Player

WPA

Clutch

Bautista

6.04

0.63

Gonzalez

2.92

-0.28

Pedroia

2.33

0.05

Granderson

2.30

-0.52

You might look at each player’s average with runners in scoring position (RISP) and wonder how Bautista is ahead of any of these guys. After all, a .250 batting average with runners on 2nd and/or 3rd is hardly impressive. First of all, “high leverage” situations can occur when no one is on base, though baserunners definitely add importance to the at bat. Second, Bautista does two things well with RISP: he walks, and he hits for power. Granted, in these situations a hit is favorable to a walk, but I think it really goes to show how much teams choose to pitch around Bautista, as opposed to Gonzo, Pedroia and Granderson who are surrounded by the equivalent of offensive nukes. I assume you’d like some stats for that. I’m on it. The following is graph that so eloquently articulates the pitching-around-phenomenon, complete with bars, lines, words and the % symbol.

Bautista gets shit to hit. Only 47% of all pitches he sees in “high leverage” situations are in the strike zone, and it shows in his slash line with RISP: .250/.512/.463. That’s a huge OBP. He has been intentionally walked 16 times in these situations with 28 “unintentional walks” (though, based on the graph above, I would bet there’s some intention to these unintentional walks, making them…intentionally unintentional?) Opposing pitchers are stripping Bautista of RBI opportunities, and this is another perfect reason to disregard that stat altogether. Also, it’s not like those walks are worthless. He’s avoiding an out while adding an extra baserunner (himself). This is why advanced metrics have been created: to weight the importance of a walk versus a hit…and to do other things, too.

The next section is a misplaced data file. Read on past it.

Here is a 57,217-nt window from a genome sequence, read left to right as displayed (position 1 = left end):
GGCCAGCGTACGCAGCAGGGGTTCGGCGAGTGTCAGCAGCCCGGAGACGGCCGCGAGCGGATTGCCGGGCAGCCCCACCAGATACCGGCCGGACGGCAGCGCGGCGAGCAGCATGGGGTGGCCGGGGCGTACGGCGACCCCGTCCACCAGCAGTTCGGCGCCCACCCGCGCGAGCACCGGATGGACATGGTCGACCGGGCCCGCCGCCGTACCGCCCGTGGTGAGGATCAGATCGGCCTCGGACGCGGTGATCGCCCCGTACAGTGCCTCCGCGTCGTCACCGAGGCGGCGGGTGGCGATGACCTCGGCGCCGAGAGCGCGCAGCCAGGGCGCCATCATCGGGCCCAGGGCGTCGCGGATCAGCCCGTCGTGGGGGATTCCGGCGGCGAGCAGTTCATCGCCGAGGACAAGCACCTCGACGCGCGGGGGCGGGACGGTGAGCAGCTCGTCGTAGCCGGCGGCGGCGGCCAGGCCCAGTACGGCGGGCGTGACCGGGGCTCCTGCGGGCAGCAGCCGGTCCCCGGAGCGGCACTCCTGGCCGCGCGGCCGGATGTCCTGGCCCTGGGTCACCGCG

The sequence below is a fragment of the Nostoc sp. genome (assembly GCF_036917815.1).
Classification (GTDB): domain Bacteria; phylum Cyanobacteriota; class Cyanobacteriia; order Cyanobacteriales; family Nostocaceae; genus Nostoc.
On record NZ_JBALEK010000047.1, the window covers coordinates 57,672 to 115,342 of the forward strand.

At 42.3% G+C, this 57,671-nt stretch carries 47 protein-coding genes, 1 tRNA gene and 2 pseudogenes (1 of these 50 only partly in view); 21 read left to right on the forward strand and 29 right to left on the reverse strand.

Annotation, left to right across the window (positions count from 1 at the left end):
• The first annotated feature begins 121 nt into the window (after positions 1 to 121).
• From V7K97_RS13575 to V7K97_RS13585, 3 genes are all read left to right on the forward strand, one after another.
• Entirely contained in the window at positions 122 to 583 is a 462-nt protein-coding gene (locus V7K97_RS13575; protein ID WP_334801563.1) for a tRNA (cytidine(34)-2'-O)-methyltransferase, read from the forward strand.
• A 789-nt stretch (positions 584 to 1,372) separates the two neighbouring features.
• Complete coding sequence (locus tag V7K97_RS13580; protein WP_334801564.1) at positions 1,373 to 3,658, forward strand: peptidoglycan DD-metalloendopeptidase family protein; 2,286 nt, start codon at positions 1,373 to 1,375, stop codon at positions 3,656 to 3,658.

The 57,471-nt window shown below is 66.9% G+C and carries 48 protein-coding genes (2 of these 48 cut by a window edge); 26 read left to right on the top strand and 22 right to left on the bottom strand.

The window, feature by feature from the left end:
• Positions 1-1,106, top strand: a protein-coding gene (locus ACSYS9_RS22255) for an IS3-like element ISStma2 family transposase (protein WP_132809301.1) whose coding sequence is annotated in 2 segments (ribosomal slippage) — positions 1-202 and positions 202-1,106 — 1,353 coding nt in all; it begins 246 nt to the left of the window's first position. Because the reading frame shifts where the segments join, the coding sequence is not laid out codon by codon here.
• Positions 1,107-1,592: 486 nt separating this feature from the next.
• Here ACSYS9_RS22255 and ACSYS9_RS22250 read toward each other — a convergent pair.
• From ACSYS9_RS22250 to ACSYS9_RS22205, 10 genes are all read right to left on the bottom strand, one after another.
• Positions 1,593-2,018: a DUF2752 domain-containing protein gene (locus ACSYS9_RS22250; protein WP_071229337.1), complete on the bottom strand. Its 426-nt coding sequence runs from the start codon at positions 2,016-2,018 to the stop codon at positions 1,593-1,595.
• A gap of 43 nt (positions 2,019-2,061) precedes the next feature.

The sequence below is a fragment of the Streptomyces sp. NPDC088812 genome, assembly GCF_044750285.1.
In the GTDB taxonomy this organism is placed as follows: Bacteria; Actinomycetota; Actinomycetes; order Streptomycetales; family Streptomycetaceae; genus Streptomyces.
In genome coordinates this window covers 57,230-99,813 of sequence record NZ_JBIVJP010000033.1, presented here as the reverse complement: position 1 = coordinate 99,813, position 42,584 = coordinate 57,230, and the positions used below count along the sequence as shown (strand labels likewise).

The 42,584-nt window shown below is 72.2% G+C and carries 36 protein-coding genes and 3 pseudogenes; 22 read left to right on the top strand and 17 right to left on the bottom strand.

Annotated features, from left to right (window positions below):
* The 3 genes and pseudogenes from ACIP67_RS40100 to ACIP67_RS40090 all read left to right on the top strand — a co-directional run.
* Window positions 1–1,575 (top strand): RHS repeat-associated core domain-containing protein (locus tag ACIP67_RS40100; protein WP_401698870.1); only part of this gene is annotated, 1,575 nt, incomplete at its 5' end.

Overall, Bautista’s weighted on-base average (wOBA) – one of these very stats that weights the importance of things like singles and walks differently – is .452. Albert Pujols’ best season ever in the wOBA department (located next to the UZR hats and accessories) was .462. Bautista is bordering on historically awesome this season, and crushing his competition. See below.

Player

wOBA

Bautista

0.452

Gonzalez

0.412

Granderson

0.405

Pedroia

0.390

So where can Granderson and Pedroia compete in terms of value? Their positions! 2nd base and center field are, respectively, the 2nd and 3rd most difficult positions on the diamond according Fangraphs’ Position Adjuster Thingy (PAT). Again, when I think of value, I think about how good a player’s team would be if he were abducted by aliens…or traded. Take away my first baseman or left fielder? No big deal. Those positions can be much more easily replaced. Hell, the Mets put Todd Hundley in left when Mike Piazza came over from the Dodgers. Remember that? Oh, and Mo Vaughn used to play first. Enough said. So value over an average replacement player at that position needs to be taken into account. How much better is Dustin Pedroia than other second basemen. Dave Cameron wrote a nice piece about positional value that I think applies very well here. The main point? Here are your top AL first basemen by homeruns and wOBA: